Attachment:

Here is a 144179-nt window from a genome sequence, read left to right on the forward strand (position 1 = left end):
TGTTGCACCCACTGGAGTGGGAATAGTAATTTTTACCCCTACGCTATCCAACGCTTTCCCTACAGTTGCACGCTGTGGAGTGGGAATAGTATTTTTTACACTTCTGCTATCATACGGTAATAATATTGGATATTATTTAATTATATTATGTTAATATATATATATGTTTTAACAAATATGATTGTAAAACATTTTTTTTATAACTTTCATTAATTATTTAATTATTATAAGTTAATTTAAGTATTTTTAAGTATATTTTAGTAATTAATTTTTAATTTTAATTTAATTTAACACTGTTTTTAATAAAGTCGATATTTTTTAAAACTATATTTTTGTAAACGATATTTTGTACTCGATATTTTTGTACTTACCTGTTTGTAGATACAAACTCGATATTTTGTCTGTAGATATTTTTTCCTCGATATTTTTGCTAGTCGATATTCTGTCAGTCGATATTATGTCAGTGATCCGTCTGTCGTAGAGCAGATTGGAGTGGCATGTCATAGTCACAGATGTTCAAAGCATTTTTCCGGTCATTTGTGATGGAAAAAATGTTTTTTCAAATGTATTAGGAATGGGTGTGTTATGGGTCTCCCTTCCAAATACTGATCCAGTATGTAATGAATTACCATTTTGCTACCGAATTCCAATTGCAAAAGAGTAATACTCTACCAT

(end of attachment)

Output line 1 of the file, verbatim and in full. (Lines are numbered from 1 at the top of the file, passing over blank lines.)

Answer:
Here is a 144179-nt window from a genome sequence, read left to right on the forward strand (position 1 = left end):